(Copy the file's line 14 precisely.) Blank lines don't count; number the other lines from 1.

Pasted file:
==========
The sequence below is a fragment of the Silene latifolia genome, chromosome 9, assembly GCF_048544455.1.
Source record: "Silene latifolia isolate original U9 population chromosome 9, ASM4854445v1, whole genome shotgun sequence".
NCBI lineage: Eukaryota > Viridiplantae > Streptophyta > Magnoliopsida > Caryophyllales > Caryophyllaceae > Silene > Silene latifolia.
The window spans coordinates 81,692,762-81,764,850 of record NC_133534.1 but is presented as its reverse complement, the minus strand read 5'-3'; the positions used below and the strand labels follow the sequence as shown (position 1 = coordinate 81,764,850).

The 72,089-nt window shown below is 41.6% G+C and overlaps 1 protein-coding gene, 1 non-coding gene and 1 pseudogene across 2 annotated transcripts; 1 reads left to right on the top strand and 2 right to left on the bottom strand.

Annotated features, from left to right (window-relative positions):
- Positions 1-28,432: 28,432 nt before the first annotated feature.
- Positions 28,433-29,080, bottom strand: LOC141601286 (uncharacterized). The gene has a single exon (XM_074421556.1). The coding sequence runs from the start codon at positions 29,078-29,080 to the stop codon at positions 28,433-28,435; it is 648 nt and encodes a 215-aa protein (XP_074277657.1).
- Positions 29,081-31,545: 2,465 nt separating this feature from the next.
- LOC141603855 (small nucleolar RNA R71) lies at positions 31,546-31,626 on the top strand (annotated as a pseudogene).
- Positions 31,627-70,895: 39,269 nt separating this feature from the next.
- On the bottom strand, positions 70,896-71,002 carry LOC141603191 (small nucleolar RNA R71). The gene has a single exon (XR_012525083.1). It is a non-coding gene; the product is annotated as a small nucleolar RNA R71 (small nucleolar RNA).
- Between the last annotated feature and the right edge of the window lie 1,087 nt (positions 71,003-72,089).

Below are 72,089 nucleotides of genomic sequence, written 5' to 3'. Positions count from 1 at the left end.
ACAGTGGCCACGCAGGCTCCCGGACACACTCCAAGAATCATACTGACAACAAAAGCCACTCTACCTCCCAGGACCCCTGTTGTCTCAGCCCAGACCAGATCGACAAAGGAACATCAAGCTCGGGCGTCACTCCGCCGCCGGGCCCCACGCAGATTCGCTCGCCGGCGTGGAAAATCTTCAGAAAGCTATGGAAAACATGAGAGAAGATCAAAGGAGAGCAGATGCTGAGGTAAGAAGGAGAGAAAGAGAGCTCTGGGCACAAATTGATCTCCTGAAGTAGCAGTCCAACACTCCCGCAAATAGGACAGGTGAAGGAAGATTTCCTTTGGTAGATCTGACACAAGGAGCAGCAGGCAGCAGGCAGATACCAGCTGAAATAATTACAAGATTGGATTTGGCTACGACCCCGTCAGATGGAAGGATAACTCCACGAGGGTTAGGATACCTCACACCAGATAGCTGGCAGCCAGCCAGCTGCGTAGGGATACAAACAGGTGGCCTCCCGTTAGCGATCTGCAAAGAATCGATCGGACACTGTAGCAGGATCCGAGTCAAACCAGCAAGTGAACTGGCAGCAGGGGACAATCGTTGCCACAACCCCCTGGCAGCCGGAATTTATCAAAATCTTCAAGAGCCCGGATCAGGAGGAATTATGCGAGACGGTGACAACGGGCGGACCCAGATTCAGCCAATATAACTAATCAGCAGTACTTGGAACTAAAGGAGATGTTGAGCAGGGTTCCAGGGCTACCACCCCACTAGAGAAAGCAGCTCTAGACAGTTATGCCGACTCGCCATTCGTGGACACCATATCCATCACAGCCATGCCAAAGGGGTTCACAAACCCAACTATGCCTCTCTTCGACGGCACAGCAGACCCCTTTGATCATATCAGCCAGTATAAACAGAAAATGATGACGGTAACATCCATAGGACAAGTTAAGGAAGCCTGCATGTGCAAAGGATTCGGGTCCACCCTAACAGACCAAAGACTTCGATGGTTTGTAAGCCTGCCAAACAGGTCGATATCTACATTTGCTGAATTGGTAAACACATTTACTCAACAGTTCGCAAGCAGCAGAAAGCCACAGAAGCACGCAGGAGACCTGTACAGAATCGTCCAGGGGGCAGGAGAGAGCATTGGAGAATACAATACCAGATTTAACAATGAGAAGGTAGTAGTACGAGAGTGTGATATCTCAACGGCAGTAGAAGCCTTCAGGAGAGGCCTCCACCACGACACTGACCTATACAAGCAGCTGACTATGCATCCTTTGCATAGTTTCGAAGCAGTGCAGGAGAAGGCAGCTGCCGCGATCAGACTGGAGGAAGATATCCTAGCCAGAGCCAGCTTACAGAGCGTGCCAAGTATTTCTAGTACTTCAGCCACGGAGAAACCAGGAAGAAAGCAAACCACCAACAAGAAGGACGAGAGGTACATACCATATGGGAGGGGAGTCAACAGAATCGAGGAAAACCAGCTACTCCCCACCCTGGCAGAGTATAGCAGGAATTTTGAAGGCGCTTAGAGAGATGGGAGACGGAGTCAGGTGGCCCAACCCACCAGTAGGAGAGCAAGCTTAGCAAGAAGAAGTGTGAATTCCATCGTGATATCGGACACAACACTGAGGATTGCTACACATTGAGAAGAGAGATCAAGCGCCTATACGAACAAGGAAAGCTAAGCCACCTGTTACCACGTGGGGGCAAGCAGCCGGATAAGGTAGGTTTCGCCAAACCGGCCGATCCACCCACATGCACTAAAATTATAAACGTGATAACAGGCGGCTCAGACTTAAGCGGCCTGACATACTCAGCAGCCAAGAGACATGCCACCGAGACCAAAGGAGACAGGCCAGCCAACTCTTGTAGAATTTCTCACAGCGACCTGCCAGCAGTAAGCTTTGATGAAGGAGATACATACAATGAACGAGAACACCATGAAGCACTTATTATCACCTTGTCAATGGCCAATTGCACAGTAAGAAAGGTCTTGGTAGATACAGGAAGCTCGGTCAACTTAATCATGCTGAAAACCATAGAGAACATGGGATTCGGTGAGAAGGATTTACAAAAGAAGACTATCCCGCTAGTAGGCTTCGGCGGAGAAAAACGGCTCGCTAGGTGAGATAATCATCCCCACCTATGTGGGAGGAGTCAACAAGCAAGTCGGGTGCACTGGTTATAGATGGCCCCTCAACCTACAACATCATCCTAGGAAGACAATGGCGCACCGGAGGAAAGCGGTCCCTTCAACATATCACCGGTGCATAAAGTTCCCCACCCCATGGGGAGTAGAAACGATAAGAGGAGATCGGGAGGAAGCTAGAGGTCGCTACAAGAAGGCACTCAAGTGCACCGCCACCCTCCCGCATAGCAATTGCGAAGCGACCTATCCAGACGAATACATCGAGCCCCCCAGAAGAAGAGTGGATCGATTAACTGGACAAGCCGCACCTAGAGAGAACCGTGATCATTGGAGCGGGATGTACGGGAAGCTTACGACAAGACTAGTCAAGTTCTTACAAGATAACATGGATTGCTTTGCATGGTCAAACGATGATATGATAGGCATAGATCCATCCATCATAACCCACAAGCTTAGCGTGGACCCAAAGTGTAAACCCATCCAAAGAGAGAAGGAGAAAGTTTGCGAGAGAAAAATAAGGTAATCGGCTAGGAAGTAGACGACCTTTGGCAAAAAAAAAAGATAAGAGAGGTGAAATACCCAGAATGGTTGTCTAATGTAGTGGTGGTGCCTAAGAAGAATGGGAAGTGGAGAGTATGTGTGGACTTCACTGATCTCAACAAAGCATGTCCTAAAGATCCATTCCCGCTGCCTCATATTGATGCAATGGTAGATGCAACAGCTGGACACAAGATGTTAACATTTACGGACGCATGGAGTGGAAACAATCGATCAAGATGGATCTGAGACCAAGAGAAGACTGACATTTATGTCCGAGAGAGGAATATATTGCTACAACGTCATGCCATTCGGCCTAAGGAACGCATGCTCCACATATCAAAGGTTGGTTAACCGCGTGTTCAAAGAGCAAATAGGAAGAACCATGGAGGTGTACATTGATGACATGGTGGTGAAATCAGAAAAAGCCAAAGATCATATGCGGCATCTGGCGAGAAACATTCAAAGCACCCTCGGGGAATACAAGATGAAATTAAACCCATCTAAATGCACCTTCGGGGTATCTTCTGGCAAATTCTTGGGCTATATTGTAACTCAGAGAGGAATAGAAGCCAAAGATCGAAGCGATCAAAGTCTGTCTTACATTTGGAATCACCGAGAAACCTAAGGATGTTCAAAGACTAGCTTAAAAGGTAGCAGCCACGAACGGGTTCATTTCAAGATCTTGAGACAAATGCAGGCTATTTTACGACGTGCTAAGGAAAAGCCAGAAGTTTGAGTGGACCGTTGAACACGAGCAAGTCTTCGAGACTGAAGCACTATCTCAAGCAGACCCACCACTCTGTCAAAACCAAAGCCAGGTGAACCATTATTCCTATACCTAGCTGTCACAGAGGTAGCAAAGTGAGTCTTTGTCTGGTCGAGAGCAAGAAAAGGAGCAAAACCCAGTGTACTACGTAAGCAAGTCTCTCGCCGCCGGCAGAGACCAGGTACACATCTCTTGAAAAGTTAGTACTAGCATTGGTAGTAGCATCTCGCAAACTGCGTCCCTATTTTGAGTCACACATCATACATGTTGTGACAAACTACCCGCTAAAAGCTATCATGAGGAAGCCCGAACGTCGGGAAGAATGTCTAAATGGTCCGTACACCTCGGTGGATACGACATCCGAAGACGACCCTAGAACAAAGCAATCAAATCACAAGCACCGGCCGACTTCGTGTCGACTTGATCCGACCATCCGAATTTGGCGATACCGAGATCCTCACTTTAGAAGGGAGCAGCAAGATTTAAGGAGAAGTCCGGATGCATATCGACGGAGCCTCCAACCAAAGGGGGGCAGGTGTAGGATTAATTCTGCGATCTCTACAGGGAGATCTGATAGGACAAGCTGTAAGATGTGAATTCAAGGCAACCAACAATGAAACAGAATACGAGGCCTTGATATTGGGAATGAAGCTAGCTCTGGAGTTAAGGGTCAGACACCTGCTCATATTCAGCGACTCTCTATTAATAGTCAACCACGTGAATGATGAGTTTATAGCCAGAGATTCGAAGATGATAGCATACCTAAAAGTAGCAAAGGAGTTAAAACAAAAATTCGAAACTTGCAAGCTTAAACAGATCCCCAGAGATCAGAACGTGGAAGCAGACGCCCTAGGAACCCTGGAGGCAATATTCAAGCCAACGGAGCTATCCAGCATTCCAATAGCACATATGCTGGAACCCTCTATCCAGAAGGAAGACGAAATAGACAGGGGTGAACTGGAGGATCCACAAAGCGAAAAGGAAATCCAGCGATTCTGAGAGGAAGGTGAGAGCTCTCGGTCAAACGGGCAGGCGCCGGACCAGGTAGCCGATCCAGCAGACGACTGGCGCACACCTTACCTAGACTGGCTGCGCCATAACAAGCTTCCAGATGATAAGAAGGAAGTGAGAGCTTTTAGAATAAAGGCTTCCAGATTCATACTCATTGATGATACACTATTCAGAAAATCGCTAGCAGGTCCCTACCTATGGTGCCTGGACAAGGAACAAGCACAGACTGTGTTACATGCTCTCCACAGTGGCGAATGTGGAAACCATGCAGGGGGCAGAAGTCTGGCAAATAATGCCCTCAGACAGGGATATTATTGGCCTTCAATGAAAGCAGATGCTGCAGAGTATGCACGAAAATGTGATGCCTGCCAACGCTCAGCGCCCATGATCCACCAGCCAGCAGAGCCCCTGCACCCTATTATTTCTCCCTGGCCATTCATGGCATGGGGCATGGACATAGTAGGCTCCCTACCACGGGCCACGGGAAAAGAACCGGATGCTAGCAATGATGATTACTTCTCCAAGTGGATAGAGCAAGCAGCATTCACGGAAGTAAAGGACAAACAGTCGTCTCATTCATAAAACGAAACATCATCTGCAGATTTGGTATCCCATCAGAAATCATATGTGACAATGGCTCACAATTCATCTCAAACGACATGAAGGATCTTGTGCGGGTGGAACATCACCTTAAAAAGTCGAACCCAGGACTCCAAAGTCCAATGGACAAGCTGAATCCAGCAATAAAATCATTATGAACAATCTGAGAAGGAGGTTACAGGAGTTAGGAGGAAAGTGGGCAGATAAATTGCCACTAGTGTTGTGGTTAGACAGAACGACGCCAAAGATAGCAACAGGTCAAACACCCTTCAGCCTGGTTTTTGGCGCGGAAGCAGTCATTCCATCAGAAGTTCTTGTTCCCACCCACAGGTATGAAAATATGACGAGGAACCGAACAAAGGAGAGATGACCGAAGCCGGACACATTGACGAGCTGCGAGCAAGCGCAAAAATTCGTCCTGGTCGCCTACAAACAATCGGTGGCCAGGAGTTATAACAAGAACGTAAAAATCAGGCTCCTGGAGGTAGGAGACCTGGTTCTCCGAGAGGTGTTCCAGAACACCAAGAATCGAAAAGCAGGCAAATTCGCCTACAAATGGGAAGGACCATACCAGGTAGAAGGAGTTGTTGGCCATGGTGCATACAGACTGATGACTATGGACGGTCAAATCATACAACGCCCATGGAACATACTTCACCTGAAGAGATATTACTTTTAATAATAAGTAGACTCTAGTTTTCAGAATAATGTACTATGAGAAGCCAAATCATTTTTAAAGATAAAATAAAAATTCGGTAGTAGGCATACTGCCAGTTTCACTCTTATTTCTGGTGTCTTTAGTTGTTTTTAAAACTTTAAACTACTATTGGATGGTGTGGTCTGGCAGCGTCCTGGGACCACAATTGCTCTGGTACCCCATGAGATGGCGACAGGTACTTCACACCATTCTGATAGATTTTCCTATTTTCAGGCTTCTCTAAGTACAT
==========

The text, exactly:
Below are 72,089 nucleotides of genomic sequence, written 5' to 3'. Positions count from 1 at the left end.